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Is the visible world an illusion?
“Why does the eye see a thing more clearly in dreams than the imagination when awake?” (Leonardo da Vinci)
In her latest series of untitled drawings, Roescheisen reflects on questions of illusion and the visible/invisible world related to our emotional state. These topics are indirectly related to Roescheisen’s earlier artwork: moving the spectators emotionally through visual metaphors into a subtle dialogue with themselves. She explores the dichotomy between dream and reality, the tension between life and death and the invisible worlds that lay beyond our visual capacity; worlds based on the interpretation of the theories of quantum physics and the spiritual.
The artist conceived this series with her eyes closed in order to approach this invisible world, its connected emotions and thereby draw the attention away from what our visual eye would see. Her investigative focus is on our emotions in a state of “letting go of control” and delivering ourselves to the dark, to the unseen, to the inexplicable.
Before each drawing or stroke, the artist brings herself into a meditative state in order to disconnect from the influence of rationality and the mind. The paper is examined with her hands and often the first fissures of emotion express themselves in the delicately lacerated paper boarders.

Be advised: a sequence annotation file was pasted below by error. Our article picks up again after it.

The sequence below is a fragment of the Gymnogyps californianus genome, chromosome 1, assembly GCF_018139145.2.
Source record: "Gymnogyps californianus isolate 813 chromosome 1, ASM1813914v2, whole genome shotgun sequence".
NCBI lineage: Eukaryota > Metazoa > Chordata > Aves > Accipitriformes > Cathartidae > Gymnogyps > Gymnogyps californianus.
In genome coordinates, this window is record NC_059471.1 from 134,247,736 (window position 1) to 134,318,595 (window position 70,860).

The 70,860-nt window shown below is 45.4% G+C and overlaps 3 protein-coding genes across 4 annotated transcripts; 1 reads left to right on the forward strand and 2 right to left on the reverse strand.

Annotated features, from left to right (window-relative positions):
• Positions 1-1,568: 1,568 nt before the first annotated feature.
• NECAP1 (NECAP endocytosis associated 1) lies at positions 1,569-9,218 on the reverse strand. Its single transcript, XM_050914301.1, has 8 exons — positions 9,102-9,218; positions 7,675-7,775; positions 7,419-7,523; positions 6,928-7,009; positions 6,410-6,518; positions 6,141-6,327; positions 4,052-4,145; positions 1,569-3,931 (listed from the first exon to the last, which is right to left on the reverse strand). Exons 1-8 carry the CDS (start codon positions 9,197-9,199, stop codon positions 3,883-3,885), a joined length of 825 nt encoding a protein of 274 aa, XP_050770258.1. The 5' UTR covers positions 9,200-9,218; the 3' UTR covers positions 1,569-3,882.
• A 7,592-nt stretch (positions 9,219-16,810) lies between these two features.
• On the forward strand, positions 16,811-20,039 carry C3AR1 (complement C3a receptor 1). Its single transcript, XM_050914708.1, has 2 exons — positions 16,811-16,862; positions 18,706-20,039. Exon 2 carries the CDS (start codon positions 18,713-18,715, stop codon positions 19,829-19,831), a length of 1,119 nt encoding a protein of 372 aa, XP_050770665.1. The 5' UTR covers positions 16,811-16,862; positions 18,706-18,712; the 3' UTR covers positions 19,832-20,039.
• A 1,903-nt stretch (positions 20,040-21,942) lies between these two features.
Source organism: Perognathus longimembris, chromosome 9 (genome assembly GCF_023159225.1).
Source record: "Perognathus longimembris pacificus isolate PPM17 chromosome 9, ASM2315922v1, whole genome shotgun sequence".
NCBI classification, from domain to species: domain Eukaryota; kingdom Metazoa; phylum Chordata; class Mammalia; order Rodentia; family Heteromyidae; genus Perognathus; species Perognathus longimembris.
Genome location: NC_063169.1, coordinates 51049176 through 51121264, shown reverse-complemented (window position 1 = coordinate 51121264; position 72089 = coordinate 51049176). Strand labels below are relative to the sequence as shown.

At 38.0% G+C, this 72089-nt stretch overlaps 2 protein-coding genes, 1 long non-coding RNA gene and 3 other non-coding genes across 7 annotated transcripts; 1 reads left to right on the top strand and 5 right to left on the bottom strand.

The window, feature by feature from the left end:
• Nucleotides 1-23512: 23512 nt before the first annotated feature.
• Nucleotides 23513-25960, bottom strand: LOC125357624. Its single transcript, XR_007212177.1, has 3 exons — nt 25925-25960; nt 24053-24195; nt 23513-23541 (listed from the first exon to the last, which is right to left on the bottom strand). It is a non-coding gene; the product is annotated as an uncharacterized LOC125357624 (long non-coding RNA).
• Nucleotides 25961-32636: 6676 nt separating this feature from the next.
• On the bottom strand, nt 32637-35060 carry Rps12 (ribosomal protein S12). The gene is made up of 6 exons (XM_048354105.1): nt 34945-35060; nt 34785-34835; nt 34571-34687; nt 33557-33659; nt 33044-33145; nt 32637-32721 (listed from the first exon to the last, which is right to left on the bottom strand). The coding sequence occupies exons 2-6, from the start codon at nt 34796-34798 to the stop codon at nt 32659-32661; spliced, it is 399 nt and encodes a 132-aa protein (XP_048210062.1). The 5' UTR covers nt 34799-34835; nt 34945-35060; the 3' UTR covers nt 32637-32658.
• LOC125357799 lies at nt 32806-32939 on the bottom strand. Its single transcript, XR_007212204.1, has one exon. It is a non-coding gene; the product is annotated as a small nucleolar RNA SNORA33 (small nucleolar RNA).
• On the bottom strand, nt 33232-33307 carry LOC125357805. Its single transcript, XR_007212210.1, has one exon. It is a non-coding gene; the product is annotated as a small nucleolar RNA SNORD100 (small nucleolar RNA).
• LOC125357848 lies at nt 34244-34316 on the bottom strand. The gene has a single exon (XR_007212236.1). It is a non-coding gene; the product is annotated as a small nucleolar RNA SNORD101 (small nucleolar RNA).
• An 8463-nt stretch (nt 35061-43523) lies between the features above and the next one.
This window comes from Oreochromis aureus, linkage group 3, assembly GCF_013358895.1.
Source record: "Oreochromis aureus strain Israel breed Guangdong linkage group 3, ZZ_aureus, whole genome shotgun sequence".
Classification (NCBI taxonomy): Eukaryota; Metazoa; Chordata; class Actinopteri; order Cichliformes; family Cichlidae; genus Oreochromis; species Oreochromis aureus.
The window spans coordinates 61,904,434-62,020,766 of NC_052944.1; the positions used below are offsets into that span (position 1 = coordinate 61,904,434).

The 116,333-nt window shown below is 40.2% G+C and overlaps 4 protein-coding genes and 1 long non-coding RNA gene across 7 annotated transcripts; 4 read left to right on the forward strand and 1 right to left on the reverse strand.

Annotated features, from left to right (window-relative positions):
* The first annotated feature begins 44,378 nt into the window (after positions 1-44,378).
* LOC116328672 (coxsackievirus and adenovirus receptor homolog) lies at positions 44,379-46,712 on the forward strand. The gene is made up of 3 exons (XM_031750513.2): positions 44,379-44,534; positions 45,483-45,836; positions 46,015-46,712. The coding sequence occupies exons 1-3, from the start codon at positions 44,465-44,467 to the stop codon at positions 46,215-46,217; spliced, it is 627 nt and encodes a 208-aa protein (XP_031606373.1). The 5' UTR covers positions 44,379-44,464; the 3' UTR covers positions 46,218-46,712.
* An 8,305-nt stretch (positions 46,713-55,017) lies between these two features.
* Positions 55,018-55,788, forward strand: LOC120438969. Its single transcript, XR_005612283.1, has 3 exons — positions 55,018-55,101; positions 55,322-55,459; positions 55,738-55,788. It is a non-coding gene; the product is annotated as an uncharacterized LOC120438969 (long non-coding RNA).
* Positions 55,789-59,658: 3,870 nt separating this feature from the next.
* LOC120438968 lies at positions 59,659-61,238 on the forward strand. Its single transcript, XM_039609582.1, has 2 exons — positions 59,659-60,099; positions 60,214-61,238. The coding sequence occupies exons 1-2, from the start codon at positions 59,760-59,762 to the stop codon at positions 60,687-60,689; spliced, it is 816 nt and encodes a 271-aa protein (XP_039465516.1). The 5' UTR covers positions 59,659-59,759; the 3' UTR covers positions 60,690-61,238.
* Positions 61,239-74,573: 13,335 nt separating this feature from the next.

Once the black, more prominent strokes are established on the paper, the artist opens her eyes to finish the drawing details, and to re-connect the drawing in the visible world. This process inverts the traditional painting/ drawing process: where the hand normally follows the eye, Roescheisen reverses this process and lets the hand lead with closed eyes.
The Black lines demonstrate an established inner trust in the artist’s hand, as well as moments of hesitation and fragility, when the brush stroke thins. The strokes turn into abstraction and architectural forms and unite in a kaleidoscope of colors and ashes. The background layer, on the other hand, reflects the first shadows of the animal-like creatures, which become more visible and almost perfectly sharp in the last layer.
The result reflects a direct fragment of an unfiltered emotional state, which appears as an almost phantasmagorical world of animals. These visuals allude to the nearly fragmental images from the Bestiaries’ of Medieval Arts which Roescheisen studied during her Master in History of Art. Roescheisen’s contemporary language bridges a whimsical, iconographic animal world with a fairytale-like one, a theme often present in her artistic work palette.
It manifests itself in the drawings through lines that cross over the designated borders, as if this bridge of communication would go beyond the paper’s designated boundaries: the forms and strokes become softer and vanish into ashes and blur. The artist sees drawings as a direct, unencumbered means of sharing emotions, in the most uncensored way. Roescheisen is letting us be witness to an experimental visual process through relinquishing control in our minds.
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